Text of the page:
Publications by authors named "Tim Sebastian"

33 Publications

Enoxaparin for primary thromboprophylaxis in symptomatic outpatients with COVID-19 (OVID): a randomised, open-label, parallel-group, multicentre, phase 3 trial.

Lancet Haematol 2022 Aug 30;9(8):e585-e593. Epub 2022 Jun 30.

Department of Angiology, University Hospital Zurich, Zurich, Switzerland; University of Zurich, Zurich, Switzerland.

Background: COVID-19 is a viral prothrombotic respiratory infection. Heparins exert antithrombotic and anti-inflammatory effects, and might have antiviral properties. We aimed to investigate whether thromboprophylaxis with enoxaparin would prevent untoward hospitalisation and death in symptomatic, but clinically stable outpatients with COVID-19.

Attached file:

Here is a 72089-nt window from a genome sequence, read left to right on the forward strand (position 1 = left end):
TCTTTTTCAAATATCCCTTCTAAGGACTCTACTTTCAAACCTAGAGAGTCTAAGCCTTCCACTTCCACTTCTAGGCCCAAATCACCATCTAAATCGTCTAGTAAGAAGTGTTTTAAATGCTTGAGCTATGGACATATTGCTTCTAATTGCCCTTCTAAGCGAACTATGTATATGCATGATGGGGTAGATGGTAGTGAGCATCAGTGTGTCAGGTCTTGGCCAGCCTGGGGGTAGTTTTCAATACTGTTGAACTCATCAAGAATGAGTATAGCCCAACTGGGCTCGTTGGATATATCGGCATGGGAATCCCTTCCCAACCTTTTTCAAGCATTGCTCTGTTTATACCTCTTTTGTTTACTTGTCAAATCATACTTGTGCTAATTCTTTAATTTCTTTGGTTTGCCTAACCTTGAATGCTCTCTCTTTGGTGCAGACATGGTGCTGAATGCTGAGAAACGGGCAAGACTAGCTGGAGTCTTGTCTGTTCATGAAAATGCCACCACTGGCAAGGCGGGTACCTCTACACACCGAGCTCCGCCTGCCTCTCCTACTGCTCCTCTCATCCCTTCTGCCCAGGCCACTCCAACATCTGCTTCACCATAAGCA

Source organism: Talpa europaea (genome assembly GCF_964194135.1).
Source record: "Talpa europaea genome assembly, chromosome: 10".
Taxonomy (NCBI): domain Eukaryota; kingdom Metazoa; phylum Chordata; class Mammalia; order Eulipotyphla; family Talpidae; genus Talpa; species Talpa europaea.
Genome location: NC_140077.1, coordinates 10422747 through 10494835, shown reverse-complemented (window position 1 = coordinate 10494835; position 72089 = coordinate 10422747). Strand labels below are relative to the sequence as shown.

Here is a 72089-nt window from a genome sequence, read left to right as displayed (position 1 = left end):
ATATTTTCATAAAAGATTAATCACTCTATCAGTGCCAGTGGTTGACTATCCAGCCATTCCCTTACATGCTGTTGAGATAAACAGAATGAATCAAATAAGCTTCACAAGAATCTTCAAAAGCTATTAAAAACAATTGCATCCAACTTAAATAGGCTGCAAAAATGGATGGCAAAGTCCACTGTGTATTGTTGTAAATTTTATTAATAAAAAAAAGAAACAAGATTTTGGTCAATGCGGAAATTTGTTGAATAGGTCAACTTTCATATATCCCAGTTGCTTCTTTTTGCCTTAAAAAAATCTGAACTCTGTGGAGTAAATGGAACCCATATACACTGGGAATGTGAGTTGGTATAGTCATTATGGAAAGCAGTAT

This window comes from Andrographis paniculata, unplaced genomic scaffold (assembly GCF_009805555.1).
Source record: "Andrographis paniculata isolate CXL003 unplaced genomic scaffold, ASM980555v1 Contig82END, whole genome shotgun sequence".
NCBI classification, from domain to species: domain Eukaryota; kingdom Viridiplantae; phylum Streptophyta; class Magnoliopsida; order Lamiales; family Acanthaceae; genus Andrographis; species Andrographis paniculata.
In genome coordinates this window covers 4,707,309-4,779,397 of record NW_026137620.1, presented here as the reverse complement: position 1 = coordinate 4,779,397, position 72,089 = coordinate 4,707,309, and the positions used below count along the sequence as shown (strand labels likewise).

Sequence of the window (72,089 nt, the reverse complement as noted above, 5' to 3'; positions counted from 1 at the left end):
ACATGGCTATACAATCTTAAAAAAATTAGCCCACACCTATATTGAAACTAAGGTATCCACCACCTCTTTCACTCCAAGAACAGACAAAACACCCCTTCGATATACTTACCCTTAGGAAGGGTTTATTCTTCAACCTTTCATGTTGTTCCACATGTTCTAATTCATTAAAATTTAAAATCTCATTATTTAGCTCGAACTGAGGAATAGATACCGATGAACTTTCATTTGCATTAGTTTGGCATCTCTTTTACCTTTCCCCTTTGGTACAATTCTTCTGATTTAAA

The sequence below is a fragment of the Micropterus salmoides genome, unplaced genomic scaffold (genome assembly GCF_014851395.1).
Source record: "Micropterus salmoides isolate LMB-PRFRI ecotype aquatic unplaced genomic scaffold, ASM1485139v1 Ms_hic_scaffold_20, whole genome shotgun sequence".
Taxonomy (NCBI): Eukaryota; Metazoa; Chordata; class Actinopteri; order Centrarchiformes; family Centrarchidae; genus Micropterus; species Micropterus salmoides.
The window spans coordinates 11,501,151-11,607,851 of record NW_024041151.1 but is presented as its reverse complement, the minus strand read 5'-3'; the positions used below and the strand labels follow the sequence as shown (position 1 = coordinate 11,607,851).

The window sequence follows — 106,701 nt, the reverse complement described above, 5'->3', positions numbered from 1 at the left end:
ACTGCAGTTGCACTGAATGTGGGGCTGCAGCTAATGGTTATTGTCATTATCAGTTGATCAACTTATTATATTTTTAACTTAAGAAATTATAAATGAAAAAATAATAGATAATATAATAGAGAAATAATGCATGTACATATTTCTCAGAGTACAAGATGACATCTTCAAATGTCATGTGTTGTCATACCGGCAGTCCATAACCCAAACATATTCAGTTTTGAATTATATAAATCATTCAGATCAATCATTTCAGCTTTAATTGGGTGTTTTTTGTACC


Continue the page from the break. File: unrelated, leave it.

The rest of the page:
Methods: OVID was a randomised, open-label, parallel-group, investigator-initiated, phase 3 trial and was done at eight centres in Switzerland and Germany. Outpatients aged 50 years or older with acute COVID-19 were eligible if they presented with respiratory symptoms or body temperature higher than 37·5°C. Eligible participants underwent block-stratified randomisation (by age group 50-70 vs >70 years and by study centre) in a 1:1 ratio to receive either subcutaneous enoxaparin 40 mg once daily for 14 days versus standard of care (no thromboprophylaxis). The primary outcome was a composite of any untoward hospitalisation and all-cause death within 30 days of randomisation. Analysis of the efficacy outcomes was done in the intention-to-treat population. The primary safety outcome was major bleeding. The study was registered in ClinicalTrials.gov (NCT04400799) and has been completed.